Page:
the UEFA Chief Investigator - has meant that there was little doubt in the result that he would deliver.

The club has formally complained to the UEFA Disciplinary Body. A complaint which was validated by a CAS ruling - official club statement. And also

adding that this is a case initiated by UEFA, prosecuted by UEFA and judged by UEFA. City feel very strongly they do have a case here and they want

independent adjudication. They are fighting this all the way. They are appealing it, Bianca. They are taking it to the highest sports court in the

land, the Court of Arbitration for Sport in Switzerland.

NOBILO: Thank you so much, Patrick. And we'll have much more on this view on World Sport at the bottom of the hour, so do stay tuned for that.

A development at the U.S. Justice Department could add to concerns there may be political motivation behind the treatment of some cases involving

allies of President Donald Trump.

Officials tell CNN, Attorney General William Barr has privately ordered a reexamination of Michael Flynn's case. He was Mr. Trump's first National

Security Advisor and a key figure in the Russia investigation. Flynn is awaiting sentencing after pleading guilty to lying to the FBI back in 2017.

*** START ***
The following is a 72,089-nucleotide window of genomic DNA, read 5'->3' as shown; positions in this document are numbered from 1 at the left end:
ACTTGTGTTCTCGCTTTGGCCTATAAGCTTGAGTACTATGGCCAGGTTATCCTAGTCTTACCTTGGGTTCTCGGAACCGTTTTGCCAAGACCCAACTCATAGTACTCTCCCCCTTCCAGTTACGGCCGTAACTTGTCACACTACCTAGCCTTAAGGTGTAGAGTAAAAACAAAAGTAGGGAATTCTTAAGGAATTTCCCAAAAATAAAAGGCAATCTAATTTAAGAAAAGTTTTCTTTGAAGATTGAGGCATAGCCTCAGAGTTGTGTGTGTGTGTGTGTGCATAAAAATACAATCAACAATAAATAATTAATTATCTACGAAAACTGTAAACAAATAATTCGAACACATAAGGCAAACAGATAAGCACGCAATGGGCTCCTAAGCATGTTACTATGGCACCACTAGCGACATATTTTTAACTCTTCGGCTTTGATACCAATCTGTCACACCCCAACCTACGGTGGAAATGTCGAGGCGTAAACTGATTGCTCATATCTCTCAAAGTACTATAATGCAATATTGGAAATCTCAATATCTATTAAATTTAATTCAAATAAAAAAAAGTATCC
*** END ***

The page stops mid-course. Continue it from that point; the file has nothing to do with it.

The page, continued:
Barr says he's not bullied or influenced by anybody when he makes decisions. In an interview that went viral, he criticized Mr. Trump for

tweeting about ongoing criminal cases. But President didn't respond. A source tells CNN that he was already aware of Barr's general views for the


Mr. Trump did tweet that he has the legal right to intervene in a criminal case, but so far, he's chosen not to. Critics would argue that he did just

that when he tweeted that the sentencing recommendation for his friend, Roger Stone, was quite ridiculous. Hours after that tweet, the Justice

Department reduce the recommended prison time.

Another consequential development out of the U.S. Justice Department today, a long investigation into former FBI Director, Andrew McCabe was dropped

with no charges. Let's bring in CNN's Sara Murray.

Sara, good to see you. The President is obviously connected to all of these politically sensitive cases. But we're hearing that he was angered by the

decision not to charge McCabe. So what's really happening at the Department of Justice?

SARA MURRAY, CNN POLITICAL CORRESPONDENT: Well, tell you, it's been very busy at the Department of Justice. And you know, the President is